Issue:October 2020

OVER-ENCAPSULATION CAPSULES – Double-Blind, Zero Bias: Over-Encapsulation — The Right Tool for Blinding Studies?


 Double-blinding is the key to pharmaceutical trial robustness and study integrity. While many blinding options are available to drug sponsors and external clinical research partners, over-encapsulation remains a popular choice for its dosing simplicity, trial efficacy, patient accessibility, and cost-effectiveness.

With marketing approval costs for a new drug exceeding $2.55 billion according to Tufts, the need to prove superior efficacy and safety is even more intense compared to an already approved and marketed product.1 Beyond formulation and form, the method for visually blinding trial doses becomes a critical factor in determining efficacy and therapeutic performance. A properly blinded study removes both investigator and patient bias due to awareness of the drug’s source and to suppress potential placebo effects as well.2


Today’s patient-centric applications are demanding more from capsules than ever before. Fortunately, capsule technology is innovating to keep pace.

The DBcaps® line of capsules, for example, is specifically engineered for over-encapsulation in double-blinded clinical trial applications. Opaque with an extended cap length and dual locking rings, the tamper-evident design helps accomplish blinding’s two primary functional tasks:

-hide the identity of the trial dose

-prevent people breaking open the capsule to see if they are being treated with a real drug or a placebo

In answer to pharma’s need for innovation and a vegan, clean-label solution, Lonza Capsules and Health Ingredients (CHI) broadened its DBcaps® portfolio to include a Hydroxy Propyl Methyl Cellulose (HPMC) version in addition to the standard gelatin type.


Though simple in practical terms, over encapsulating pharmaceuticals and blinding them for study involve several unique processes that can introduce complexities that may be tough to manage without support.

For example, blinding dose can become complex depending on the dose form. Encapsulating a split or broken tablet is a typical requirement. Similarly, different doses may be combined into the same capsule to meet specified requirements.

The key to successful over-encapsulation is to remember to treat each element of the process with the respect it deserves. From sizing and color to dose security and filling, each requires proper analysis and careful execution. This includes access to an experienced supply team dedicated to the capsule manufacturing process.

When each element of encapsulation is considered and managed carefully, fewer issues with this critical portion of the study are likely to occur at the end of the clinical trial supply chain, such as problems with formulation compatibility, bioavailability, and patient dose compliance.


For clinical conditions in which the bioavailability of the investigational new drug is critical for efficacy, both the investigational and the reference drug should be encapsulated with the same capsule so that appropriate comparisons and conclusions can be drawn. It is important to select the appropriate components that will be needed to support the over-encapsulation of the tablet or capsule unit.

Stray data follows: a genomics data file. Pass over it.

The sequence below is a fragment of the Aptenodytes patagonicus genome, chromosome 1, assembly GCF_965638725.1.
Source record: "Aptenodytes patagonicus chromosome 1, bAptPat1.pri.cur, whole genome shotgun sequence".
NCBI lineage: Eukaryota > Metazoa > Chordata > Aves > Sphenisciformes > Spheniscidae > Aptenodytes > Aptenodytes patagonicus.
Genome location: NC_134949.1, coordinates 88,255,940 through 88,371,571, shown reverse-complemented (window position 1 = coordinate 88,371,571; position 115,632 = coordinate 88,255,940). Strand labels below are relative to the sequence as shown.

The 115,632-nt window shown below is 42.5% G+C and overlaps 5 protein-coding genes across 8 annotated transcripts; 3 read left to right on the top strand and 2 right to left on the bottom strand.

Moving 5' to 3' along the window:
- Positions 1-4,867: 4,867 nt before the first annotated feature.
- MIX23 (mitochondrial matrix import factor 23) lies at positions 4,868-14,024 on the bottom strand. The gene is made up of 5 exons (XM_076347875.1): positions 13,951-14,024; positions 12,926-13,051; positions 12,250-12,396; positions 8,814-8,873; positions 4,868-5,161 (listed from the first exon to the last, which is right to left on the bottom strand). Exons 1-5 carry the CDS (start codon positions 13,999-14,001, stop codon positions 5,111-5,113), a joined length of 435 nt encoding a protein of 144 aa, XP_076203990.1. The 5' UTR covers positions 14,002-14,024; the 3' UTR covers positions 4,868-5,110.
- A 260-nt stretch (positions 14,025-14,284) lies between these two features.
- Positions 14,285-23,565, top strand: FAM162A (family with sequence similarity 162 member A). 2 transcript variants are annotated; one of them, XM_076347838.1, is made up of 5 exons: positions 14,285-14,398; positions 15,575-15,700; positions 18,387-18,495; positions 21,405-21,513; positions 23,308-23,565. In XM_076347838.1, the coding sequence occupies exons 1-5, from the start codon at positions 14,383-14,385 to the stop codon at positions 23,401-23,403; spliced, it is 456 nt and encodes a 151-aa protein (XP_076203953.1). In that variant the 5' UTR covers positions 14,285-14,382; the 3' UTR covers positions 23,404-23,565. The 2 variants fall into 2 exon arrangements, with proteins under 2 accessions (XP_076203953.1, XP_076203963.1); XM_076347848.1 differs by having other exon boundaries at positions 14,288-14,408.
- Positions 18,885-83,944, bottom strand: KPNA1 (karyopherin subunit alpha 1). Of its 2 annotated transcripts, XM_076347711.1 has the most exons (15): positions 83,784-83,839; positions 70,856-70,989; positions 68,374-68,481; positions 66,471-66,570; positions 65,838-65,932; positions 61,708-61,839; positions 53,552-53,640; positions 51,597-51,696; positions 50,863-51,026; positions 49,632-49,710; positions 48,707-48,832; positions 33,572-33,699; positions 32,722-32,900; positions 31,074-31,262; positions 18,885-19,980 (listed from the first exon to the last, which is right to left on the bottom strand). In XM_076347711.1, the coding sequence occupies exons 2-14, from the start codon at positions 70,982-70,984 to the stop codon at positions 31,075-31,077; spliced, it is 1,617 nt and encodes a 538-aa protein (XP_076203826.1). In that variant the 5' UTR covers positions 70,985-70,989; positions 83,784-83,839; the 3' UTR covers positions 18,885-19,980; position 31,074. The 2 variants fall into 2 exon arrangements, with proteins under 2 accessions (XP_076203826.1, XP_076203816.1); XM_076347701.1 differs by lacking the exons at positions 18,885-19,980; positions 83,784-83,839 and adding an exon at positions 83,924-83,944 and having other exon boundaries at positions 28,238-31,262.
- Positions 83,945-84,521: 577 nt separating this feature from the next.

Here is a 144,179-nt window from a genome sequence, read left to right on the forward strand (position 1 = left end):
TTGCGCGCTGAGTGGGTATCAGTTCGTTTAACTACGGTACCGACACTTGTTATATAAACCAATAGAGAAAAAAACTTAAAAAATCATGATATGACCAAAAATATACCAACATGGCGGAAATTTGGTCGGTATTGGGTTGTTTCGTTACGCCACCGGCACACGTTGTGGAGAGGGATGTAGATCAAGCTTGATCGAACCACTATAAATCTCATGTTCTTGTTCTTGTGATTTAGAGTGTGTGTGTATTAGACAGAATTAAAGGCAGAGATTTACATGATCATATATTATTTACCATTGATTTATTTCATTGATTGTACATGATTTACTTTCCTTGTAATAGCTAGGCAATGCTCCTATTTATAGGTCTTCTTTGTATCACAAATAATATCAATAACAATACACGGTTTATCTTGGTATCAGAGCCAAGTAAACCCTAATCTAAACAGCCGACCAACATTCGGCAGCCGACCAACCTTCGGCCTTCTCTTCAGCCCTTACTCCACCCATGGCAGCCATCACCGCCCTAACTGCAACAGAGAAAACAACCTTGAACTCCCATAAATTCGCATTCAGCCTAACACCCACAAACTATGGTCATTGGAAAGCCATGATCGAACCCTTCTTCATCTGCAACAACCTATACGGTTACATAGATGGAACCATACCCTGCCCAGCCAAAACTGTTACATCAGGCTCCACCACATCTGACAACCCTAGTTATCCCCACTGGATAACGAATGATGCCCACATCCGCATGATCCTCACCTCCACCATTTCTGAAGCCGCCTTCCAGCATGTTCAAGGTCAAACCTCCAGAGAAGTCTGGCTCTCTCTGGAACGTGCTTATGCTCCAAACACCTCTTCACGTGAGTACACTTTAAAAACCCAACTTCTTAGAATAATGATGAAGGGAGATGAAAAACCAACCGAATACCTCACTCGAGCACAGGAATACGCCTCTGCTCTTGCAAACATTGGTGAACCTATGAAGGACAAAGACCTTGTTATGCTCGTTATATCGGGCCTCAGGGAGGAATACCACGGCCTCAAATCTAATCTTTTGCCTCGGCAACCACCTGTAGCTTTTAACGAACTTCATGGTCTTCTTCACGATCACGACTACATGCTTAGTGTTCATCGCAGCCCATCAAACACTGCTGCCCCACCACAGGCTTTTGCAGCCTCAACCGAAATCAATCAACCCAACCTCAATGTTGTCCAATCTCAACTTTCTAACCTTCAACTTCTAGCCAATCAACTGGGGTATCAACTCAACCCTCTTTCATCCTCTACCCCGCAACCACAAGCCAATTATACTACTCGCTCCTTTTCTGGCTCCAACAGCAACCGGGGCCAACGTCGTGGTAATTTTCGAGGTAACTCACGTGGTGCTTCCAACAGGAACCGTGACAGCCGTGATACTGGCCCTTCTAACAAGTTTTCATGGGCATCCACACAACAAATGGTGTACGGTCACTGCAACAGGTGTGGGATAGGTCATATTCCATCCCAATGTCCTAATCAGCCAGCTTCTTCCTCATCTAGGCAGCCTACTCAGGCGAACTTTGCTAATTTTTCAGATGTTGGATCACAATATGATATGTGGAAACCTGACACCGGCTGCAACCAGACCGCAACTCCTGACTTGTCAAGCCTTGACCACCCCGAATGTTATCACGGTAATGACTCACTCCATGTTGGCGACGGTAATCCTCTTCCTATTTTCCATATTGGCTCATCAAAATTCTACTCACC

This is essential if one wants to obtain similar in-vitro dissolution profiles. Even when similar overall bioequivalence data (Cmax, AUC) are achieved between non-encapsulated and over-encapsulated tablets, results may not necessarily reflect the drug absorption during the interval after dosing.


Once the trial dose form has been identified, determining what size capsule shell is needed to properly blind each unit comes next. But there are nuances to this. For example, Lonza CHI has found through experience that efficiencies can arise if the dose being encapsulated does not protrude above the body of the over-encapsulating shell.

If the final dose does not “sit” properly inside the encapsulating shell, backfilling may be required to seat the final dose optimally. When this is required, it may become necessary to over-backfill the capsule, which can raise costs and waste.


A study design might call for splitting tablets to fit them into the smaller capsule sizes to suit patient group requirements. But splitting doses by breaking tablets physically is not precise and may introduce significant variation. Regulators addressed this by prompting drug developers to address these issues by filling capsules intended to study tablet OSDs with the formulation provided in powdered form to ensure dose accuracy. However, using an equivalent powdered formulation and filling it into capsules prior to blinding can add to program complexity and the demand for more flexible over-encapsulation solutions to fit more dose forms.

Capsule size is an extremely important detail to ensure trial supply dose compliance and blinding performance. To correctly specify the capsule size, one requires data and input from all corners of drug development, trial design, and administration as well as from critical supply, equipment, and fill-finish partners.


First and foremost, the color must completely hide the enclosed dose form. Ideally, the color and density of the capsule will absolutely blind any “details” of the contents. Anything that signals there is a trial dose inside could impact patient performance. Therefore, capsules for over-encapsulation are generally opaque and usually not the same color or shade of the dose being blinded.